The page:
"The Diet," Revisited

By Kelly Dorfman, M.S., Co-founder of DDR

The gluten-free and casein-free (GF/CF) diet, otherwise known as "the diet," is finally receiving well-deserved attention. Many families are now aware of its potential benefits. However, word-of- mouth dissemination has caused some confusion.

Here is the straight scoop on the most common rumors surrounding this powerful tool for eliminating symptoms of PDD, autism and other developmental delays.

Rumor: If your child is not doing well on "the diet," you are not being strict enough.

Straight Scoop: One third of children with developmental issues appear to be strong responders to the diet. They demonstrate many clear positive behavioral changes. Another third or more are non-direct responders. They may sleep better or their ability to engage may improve. When a response is delayed or when other interventions are in effect, progress cannot be attributed solely to the diet. One third of the children do not appear to benefit. They may indeed be improving, but in ways that cannot be measured. Results could be misleading because the diet alone does not correct other metabolic issues that may be hindering the children’s progress. Still, considering all factors, many children do not respond.

Rumor: Gluten and casein markers are sometimes found in the urine of children who have been eliminating these substances for months. Urine tests, therefore, are useless.

Straight scoop: All laboratory tests have limitations. One problem with urine screening for gluten/ casein related peptides is that there are other foods with similar protein structures. Corn proteins, for instance, may confound the test. Soy‘s structure is also similar to casein‘s. When children avoid cow‘s milk but substitute soy products, the soy protein can fool the test. Many people who react to milk protein are also sensitive to soy. Using Vance’s Dari-Free, rice milk, or nut milk might be a better alternative. Just be careful not to use too much milk substitute. Children with oral motor problems often prefer drinking to eating their calories. Chewing is an important oral activity for them.

Rumor: When a child doing well on the GF/CF diet has a bit of wheat or dairy, the result is permanent regression.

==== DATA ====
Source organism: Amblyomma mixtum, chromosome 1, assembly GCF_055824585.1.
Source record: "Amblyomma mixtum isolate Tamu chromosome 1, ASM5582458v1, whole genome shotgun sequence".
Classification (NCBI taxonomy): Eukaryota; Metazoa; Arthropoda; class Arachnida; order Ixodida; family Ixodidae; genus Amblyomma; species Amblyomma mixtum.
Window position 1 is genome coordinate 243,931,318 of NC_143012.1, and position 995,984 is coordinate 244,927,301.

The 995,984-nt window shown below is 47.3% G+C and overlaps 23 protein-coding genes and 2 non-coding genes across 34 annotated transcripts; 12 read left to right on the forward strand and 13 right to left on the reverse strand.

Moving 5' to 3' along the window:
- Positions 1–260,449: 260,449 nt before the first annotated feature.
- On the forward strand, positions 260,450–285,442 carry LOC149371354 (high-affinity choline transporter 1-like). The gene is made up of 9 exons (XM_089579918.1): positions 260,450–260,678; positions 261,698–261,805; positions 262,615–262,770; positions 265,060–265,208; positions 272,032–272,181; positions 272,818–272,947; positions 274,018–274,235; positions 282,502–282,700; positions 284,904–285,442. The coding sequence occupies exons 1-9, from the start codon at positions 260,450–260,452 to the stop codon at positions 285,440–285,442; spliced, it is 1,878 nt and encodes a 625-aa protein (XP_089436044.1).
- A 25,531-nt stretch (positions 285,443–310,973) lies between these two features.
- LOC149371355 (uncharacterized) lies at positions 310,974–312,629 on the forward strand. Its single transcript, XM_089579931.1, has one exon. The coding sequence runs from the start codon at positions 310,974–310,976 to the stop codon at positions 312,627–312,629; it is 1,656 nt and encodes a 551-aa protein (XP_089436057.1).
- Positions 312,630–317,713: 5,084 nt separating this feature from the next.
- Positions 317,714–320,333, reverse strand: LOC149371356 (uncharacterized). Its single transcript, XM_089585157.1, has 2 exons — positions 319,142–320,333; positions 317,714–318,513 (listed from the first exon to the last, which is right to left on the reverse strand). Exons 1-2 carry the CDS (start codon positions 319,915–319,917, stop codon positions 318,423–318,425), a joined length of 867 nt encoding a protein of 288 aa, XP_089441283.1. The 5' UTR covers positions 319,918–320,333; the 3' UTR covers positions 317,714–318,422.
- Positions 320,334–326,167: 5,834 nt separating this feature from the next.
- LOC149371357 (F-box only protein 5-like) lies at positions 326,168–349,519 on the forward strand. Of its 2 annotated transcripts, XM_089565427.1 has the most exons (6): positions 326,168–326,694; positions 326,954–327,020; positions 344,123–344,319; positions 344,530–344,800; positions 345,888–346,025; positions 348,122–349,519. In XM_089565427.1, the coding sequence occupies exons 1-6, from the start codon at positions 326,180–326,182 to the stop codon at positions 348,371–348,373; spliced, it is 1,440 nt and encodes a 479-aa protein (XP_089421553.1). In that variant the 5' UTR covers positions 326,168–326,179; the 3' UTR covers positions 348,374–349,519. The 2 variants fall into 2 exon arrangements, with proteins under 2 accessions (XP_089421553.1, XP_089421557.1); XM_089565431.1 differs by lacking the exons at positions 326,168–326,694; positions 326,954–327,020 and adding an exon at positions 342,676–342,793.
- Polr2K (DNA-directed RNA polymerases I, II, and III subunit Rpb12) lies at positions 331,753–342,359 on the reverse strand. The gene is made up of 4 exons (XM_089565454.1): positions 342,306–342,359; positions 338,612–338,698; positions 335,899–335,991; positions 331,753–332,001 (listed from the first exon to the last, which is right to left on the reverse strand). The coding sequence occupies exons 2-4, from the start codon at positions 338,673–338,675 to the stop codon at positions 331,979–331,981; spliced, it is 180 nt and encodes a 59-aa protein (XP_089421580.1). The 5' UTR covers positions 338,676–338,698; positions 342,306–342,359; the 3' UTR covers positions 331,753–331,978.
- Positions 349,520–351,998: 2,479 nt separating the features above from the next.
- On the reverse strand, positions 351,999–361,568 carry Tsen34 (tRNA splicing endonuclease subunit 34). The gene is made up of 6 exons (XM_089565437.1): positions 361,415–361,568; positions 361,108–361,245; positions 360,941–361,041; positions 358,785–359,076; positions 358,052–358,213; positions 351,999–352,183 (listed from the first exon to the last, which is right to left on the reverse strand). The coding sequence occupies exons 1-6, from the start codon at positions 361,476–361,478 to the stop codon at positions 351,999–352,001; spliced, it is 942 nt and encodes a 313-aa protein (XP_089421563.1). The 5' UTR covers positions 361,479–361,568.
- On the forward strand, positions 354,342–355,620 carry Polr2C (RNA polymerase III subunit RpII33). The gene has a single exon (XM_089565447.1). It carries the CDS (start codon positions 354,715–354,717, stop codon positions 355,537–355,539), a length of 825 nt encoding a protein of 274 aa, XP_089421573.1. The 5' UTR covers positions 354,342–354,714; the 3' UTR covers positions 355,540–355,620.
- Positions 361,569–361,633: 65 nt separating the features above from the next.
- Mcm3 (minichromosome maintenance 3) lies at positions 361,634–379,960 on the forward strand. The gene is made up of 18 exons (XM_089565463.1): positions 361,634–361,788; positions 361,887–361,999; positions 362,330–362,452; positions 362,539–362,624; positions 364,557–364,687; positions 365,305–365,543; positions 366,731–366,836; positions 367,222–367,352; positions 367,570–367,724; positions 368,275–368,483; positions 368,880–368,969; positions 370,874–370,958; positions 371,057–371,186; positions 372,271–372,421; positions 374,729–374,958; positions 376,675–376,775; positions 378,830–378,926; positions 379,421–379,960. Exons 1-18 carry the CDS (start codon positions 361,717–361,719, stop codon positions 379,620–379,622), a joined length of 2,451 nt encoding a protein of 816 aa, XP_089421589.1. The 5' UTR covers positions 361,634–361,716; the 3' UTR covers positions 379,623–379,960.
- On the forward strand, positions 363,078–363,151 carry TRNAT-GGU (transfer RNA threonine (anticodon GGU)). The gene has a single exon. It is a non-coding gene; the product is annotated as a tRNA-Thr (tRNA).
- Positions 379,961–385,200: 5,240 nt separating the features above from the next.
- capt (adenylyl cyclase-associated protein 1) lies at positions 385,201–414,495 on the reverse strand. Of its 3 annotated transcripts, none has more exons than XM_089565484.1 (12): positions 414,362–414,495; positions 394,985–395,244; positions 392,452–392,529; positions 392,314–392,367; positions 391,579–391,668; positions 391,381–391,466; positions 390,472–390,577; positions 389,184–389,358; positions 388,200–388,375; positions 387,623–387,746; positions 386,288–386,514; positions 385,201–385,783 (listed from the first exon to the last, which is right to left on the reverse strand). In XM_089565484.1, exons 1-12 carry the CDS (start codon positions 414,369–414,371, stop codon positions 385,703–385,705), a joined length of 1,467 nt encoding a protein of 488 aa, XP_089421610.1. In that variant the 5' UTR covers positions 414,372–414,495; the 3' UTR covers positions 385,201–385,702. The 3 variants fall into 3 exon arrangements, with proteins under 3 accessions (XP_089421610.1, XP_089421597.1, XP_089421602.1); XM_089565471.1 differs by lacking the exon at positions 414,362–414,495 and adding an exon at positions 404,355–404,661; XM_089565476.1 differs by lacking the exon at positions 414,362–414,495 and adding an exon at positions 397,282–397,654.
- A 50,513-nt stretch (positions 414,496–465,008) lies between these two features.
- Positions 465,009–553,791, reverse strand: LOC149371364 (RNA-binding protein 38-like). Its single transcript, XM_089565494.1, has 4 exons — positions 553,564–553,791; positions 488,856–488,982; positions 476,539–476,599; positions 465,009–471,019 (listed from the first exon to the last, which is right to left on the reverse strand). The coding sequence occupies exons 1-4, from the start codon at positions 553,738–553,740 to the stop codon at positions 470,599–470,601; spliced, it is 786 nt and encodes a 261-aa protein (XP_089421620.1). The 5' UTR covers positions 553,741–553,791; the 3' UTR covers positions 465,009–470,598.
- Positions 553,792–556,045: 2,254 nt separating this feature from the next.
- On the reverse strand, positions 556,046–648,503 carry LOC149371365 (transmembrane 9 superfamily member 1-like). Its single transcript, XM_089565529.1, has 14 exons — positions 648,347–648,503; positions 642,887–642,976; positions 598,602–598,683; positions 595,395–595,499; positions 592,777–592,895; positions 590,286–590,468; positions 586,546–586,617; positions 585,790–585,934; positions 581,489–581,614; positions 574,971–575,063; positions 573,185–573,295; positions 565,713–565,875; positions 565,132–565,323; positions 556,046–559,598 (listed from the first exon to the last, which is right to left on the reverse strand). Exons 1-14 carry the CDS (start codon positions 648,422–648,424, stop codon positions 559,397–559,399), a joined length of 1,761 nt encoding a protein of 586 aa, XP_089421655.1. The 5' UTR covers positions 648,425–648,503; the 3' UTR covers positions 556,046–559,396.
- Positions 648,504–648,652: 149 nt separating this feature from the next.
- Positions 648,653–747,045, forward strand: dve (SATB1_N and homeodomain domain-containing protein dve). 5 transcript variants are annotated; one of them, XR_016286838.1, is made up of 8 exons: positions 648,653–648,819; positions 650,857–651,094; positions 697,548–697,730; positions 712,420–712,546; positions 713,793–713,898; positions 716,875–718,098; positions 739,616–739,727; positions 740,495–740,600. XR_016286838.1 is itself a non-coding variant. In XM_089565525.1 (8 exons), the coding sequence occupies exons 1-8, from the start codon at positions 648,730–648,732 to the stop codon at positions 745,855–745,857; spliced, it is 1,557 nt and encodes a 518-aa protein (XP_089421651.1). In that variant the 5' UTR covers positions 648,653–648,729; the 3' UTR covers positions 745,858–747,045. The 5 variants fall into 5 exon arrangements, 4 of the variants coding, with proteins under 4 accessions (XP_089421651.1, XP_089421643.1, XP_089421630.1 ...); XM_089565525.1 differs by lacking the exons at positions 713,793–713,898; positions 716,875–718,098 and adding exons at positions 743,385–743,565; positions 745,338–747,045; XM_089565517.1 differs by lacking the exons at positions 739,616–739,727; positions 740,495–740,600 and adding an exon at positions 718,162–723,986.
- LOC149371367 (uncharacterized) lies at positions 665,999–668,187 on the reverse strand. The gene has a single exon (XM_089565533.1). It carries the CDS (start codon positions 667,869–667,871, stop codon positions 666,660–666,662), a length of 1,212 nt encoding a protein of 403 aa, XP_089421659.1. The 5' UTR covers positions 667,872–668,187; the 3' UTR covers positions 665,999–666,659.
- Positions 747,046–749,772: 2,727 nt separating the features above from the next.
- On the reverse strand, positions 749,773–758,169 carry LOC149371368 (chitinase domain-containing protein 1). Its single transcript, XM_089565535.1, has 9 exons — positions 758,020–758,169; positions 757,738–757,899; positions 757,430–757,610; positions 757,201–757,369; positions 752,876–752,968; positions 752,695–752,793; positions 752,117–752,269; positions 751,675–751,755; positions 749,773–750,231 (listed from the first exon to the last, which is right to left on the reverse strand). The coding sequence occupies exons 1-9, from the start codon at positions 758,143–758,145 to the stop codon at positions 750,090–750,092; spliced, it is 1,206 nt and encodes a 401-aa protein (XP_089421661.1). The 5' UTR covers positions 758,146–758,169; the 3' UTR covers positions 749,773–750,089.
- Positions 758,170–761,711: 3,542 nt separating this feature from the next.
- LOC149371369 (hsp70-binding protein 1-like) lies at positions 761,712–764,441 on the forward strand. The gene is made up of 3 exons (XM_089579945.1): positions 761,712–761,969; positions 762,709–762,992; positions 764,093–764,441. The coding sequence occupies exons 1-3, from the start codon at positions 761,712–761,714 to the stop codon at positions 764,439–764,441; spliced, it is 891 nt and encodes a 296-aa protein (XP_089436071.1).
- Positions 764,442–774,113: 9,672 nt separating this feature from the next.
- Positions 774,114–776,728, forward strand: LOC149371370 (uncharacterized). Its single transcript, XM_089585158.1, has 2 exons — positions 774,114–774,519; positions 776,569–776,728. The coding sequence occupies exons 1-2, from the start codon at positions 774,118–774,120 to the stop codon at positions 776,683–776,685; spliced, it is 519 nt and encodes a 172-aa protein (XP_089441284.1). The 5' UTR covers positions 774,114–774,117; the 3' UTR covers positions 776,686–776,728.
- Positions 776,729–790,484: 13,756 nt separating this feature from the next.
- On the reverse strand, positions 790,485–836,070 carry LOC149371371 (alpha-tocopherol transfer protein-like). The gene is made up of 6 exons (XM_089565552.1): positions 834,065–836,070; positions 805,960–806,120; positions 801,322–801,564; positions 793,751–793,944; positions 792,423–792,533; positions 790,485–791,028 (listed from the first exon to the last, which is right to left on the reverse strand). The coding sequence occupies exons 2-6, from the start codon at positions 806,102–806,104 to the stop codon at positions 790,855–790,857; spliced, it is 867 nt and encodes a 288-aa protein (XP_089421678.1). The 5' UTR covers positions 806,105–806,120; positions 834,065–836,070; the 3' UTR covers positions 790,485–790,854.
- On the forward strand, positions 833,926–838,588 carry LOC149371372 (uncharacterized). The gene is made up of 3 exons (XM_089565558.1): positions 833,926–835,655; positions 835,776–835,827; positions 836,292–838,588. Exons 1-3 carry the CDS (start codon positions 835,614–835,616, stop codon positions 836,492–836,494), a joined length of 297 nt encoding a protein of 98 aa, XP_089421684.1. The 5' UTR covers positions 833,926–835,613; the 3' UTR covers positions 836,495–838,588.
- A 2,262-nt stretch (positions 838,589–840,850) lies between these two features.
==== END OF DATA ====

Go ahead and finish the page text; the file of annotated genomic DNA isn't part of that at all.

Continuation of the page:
Straight scoop: Some children regress when they consume even the most minute amount of gluten or casein. Luckily, they represent a small percentage of positive dietary responders. Most youngsters can bend the diet in some ways at some times with few ill-effects. However, just because a little gluten can be tolerated once a week does not mean the diet is not necessary. The best way to find out what suits your particular situation best is to experiment. When children regress with dietary indiscretions, they can usually regain lost ground. Regression is a wake-up call alerting us that gut function is weak and needs more attention. It is important to support the gut with extra nutrients, including vitamin A, good bacteria, digestive aides and pathogen killers. A GF/CF diet alone does not correct an underlying imbalance.

Rumor: If a child is GF/CF, taking enzymes to digest peptides (like gluten and casein) is unnecessary.

Straight scoop: "The diet" will reduce, not eliminate, the complex peptide load. Digestive enzymes (such as Kirkman‘s or SerenAid) are designed to help specifically with gluten and casein. They can also help with related proteins found in other grains and legumes. Many children do only marginally well on other grains or eat mostly GF starches, so they need extra digestive support. The right digestive enzyme can improve the appetite and is an important part of a gut support program.

Rumor: All grains have some gluten, so it is best to avoid them all.

Straight scoop: All grains and potatoes contain complex structures related to gluten. An impaired digestive tract processes many foods inefficiently. Sometimes parents conclude that their child does best eating nothing at all! Variety in the diet is critical for keeping allergy response down. Use as many non-gluten grains and legumes as possible. If a child seems to react to one, try it in a different form before limiting the diet further. Popcorn, for instance, may cause a reaction but corn on the cob may not.

Bottom line: When sorting through all the information on "the diet," remember that every child is different, so one approach does not suit all. The GF/CF regimen requires discipline and commitment. Don’t berate yourself over mistakes that are bound to happen. Trial and error is unavoidable and can be useful. What you definitely want to avoid is trial and terror. To learn how to implement a GF/CF diet, see other articles on the DDR website.

[Initially published in New Developments: Volume 6, Number 2 - Fall, 2000]

All material in this web site is given for information purposes only and is not to be substituted for advice from your health care provider.


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Page last modified: February 23, 2009
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